Fireflies or lightning bugs – take your pick of the name – have interested me since childhood. I know many of you probably have memories of chasing fireflies in the early evening. It reminds me of time spent at my grandparents’ house literally over the hill from my childhood home.
President’s Note: Equipment and Timeliness in Planting Your Market Garden
In a previous president’s note, I discussed the Kerr Center using plastic mulch on our horticulture farm. Last year (2016), we were unable to get into the field to plant from mid-April through the end of May due to wet conditions.
In the past, we have used a walking tractor (BCS in this case) to prepare the field. One advantage of the walking tractor is its small size, which allows it to be used when the fields are too wet for a tractor. It also tills in smaller rows, so you can plant more on a tighter spacing. Various equipment attachments increase the walking tractor’s versatility, at a lower cost than most tractor equipment. However, one disadvantage can be the inability to prepare a site for planting in a timely manner.
In the spring of 2016, we only had a two-day window in April when it was dry enough to prepare the soil. This is where equipment choice comes into play. Two days to prepare the location using the walking tractor and laying down the plastic mulch became a problem. The walking tractor could have done the work, but not in the time frame we needed.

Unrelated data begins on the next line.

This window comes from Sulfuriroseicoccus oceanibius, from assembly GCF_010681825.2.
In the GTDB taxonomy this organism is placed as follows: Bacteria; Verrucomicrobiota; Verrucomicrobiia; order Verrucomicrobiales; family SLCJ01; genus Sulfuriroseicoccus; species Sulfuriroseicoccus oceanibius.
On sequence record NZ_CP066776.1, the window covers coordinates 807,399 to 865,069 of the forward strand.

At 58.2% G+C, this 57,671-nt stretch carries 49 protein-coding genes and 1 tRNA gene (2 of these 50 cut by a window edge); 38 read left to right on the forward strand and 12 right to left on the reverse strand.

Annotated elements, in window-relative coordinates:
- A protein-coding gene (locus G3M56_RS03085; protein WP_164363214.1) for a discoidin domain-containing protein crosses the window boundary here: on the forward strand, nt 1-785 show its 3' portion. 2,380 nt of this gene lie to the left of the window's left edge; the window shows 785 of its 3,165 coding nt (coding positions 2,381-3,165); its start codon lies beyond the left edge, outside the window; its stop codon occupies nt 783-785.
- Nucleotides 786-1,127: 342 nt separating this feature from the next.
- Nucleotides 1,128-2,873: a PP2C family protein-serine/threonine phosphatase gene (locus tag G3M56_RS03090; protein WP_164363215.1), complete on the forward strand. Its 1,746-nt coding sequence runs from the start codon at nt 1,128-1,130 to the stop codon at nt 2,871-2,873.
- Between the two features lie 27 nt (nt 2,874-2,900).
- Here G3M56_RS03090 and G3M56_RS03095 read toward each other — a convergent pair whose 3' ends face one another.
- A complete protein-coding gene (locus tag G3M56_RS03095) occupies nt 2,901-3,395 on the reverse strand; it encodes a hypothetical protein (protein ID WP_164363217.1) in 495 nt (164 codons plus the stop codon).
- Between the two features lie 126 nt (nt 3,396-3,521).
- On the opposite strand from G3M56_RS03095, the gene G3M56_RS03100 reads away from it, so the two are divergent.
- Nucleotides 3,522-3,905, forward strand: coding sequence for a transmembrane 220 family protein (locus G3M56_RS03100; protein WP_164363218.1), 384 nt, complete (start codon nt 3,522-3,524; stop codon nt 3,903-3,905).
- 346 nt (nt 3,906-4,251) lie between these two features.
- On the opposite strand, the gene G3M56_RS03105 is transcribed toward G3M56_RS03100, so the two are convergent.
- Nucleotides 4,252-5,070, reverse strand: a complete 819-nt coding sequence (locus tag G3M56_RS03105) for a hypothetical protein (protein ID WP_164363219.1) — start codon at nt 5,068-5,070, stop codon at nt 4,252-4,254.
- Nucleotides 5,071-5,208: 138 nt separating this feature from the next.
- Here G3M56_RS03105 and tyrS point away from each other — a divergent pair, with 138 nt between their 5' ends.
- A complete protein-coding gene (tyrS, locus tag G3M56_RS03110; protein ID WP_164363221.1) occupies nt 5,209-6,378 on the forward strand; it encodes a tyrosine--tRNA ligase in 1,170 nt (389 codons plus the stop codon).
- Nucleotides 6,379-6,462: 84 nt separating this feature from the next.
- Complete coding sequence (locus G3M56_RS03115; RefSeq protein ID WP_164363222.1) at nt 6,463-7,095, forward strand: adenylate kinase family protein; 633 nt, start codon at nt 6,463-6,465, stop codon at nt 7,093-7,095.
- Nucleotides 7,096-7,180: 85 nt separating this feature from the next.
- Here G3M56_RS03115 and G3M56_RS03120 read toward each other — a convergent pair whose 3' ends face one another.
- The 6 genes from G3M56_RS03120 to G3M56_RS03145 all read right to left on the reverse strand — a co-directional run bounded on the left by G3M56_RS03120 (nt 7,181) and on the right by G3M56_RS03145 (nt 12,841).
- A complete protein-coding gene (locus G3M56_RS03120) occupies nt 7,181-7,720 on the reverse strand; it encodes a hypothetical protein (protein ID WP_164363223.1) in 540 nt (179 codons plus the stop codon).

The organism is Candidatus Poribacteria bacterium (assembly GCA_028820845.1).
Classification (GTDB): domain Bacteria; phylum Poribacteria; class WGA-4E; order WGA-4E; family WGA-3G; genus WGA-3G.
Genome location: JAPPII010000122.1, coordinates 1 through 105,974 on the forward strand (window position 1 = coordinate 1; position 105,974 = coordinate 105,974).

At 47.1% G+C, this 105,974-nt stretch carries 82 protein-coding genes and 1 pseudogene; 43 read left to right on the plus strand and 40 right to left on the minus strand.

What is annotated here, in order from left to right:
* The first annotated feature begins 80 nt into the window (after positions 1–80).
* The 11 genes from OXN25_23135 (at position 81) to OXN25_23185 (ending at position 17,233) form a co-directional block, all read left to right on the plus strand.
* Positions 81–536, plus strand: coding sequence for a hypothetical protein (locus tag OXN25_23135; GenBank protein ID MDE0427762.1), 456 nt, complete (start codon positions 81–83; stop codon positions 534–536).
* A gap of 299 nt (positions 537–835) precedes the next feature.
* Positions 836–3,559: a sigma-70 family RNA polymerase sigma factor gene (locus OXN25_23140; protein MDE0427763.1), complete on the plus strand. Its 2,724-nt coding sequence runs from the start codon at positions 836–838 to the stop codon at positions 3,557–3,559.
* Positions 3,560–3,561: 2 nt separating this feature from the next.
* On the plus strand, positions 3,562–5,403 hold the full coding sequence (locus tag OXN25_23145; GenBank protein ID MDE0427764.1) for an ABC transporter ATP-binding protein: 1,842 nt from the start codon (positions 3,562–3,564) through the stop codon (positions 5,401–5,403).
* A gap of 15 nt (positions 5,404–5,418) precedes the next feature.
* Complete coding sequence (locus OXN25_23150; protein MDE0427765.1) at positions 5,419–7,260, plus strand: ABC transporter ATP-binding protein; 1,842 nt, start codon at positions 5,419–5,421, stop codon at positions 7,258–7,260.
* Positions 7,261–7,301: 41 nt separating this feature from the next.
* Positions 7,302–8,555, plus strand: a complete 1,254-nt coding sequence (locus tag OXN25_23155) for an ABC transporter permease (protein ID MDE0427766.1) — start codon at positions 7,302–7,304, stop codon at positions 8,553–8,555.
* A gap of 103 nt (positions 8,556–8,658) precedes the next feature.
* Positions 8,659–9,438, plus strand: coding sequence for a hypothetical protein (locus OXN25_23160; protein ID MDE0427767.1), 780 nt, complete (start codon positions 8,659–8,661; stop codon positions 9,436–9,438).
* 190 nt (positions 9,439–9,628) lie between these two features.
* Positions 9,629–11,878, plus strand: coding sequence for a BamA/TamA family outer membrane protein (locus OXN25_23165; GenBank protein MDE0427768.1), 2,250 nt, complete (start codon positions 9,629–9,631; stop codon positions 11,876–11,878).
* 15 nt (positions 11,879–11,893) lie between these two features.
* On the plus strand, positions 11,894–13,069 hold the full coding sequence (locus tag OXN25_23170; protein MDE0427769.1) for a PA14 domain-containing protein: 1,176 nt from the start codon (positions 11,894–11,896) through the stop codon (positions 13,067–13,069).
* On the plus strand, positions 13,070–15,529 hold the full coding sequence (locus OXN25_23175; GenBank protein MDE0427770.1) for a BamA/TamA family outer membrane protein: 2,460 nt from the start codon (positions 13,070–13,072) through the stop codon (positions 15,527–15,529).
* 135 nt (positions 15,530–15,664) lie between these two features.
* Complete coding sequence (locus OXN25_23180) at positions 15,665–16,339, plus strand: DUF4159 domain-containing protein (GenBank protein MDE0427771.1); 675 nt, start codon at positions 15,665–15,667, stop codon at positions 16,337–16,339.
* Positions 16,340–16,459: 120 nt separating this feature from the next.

This year we used the ranch tractor to prepare the beds. We mowed down the cover crop using a commercial riding lawn mower. A brush hog behind the tractor could have also been used.
We disked twice…
…tilled twice with a rear-mounted tiller…
…and then put down the plastic. This amount of tillage was necessary to break up the cover crop and incorporate it completely, allowing us to put down the plastic.
This work could have been done with the walking tractor, but it would have required more time. It rained on Monday, and more rain was forecast for Friday. By Thursday, the field was still a little too wet, but dry enough to till. We completed the work listed above – as well as assembling the mulch layer, adjusting it, and putting down the plastic – in six hours.
With the plastic down, we can plant in the rain if needed. The weeds won’t get a jump start on us, so we are not facing the same problems as last year. On Friday, it did rain all day. The plots are muddy, and if we had only cut down the cover crop and tilled, we would not be able to get into the plots for at least a week. Using the riding tractor and equipment allowed us to get the work done in a one-day window.
I don’t know how the crops will do this year, but at least I feel we have the freedom to plant earlier and not need to worry about finding the correct time to prepare the planting site. Now all I need to do is wait until the soil warms sufficiently for us to plant.